Help Shape the Future of Space Exploration

Join The Planetary Society Now  arrow.png

Join our eNewsletter for updates & action alerts

    Please leave this field empty
Blogs

See other posts from February 2014

Headshot of Bruce Betts

Intro Astronomy Class 1: Tour of the Solar System

Posted by Bruce Betts

2014/02/11 05:53 CST

Topics: Enceladus, Titan, Saturn's moons, Saturn, Saturn's rings, Jupiter's moons, Jupiter's rings, Io, Europa, Pluto, Ganymede, Eris, Callisto, Venus, Earth, the Moon, Mars, Phobos, Deimos, Jupiter, Mercury, the Sun, near-Earth asteroids, trans-neptunian objects, comets, Earth impact hazard, asteroids, Triton, Neptune, Neptune's moons, explaining science, impact cratering, Uranus, Uranus' moons

In my first class of my Introduction to Planetary Science and Astronomy class at California State University Dominguez Hills, I took students on a tour of the solar system.  Come fly with me in the video below.  For more information about the class, see my class page, http://planetary.org/bettsclass

After some introductory information about the class, we started at the Sun, then moved out through the solar system, with overviews of Mercury, Venus, the Earth Moon system, Mars, near Earth asteroids and the asteroid belt, the Jupiter system including its large Galilean satellites, the Saturn system including its rings and moons, the Uranian system, the Neptunian system, trans Neptunian objects includign Pluto and Eris, and comets.  For each, I tried to orient students to the sizes involved, particularly relative sizes and distances. I also gave overviews of the exploration history of each body and started discussion of some of the key solar system processes that have shaped worlds, such as impact cratering.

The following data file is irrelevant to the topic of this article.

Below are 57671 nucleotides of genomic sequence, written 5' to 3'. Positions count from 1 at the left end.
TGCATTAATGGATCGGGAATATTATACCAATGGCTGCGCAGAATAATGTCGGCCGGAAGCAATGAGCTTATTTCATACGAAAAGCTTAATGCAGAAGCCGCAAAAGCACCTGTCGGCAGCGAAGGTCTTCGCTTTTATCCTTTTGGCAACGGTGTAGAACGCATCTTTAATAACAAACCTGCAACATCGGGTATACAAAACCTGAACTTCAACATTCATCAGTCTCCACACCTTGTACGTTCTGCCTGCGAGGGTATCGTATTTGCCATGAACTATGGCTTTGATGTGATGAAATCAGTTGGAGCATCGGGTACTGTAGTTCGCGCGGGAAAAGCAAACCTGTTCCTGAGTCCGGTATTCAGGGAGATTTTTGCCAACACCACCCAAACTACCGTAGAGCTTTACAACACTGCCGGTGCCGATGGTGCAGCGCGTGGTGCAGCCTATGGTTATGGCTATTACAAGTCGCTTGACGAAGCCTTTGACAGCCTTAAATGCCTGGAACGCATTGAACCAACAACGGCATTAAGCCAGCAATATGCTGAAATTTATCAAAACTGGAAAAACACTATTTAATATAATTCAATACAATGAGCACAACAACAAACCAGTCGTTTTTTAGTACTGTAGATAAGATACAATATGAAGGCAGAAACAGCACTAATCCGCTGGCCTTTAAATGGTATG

Intro Astronomy 2014. Class 1: Tour of the Solar System

Take a tour of the Solar System in class 1 of Dr. Bruce Betts' 2014 online Introductory Planetary Science and Astronomy course at California State University Dominguez Hills.

In the next class, I will talk about how we explore space including the electromagnetic spectrum and telescopes, as well as some easy things you can see in the night sky.

 

Or read more blog entries about: Enceladus, Titan, Saturn's moons, Saturn, Saturn's rings, Jupiter's moons, Jupiter's rings, Io, Europa, Pluto, Ganymede, Eris, Callisto, Venus, Earth, the Moon, Mars, Phobos, Deimos, Jupiter, Mercury, the Sun, near-Earth asteroids, trans-neptunian objects, comets, Earth impact hazard, asteroids, Triton, Neptune, Neptune's moons, explaining science, impact cratering, Uranus, Uranus' moons

Comments:

John Wayne Tingley: 02/11/2014 06:43 CST

does this count towards credit hours?

Leave a Comment:

You must be logged in to submit a comment. Log in now.
Facebook Twitter Email RSS AddThis

Blog Search

JOIN THE
PLANETARY SOCIETY

Our Curiosity Knows No Bounds!

Become a member of The Planetary Society and together we will create the future of space exploration.

Join Us

Featured Images

Curiosity at Mount Remarkable from the ground and from orbit, sol 601

Unusual paper-thin erosion of a rock seen by Curiosity, sol 601
Navcam panorama of Mount Remarkable at the Kimberley, including planned drill location, sol 606
Navcam view of the proposed Curiosity Kimberley drill location, sol 609
More Images

Featured Video

View Larger »

Fly to an Asteroid!

Travel to Bennu on the OSIRIS-REx spacecraft!

Send your name

Join the New Millennium Committee

Let’s invent the future together!

Become a Member

Connect With Us

Facebook! Twitter! Google+ and more…
Continue the conversation with our online community!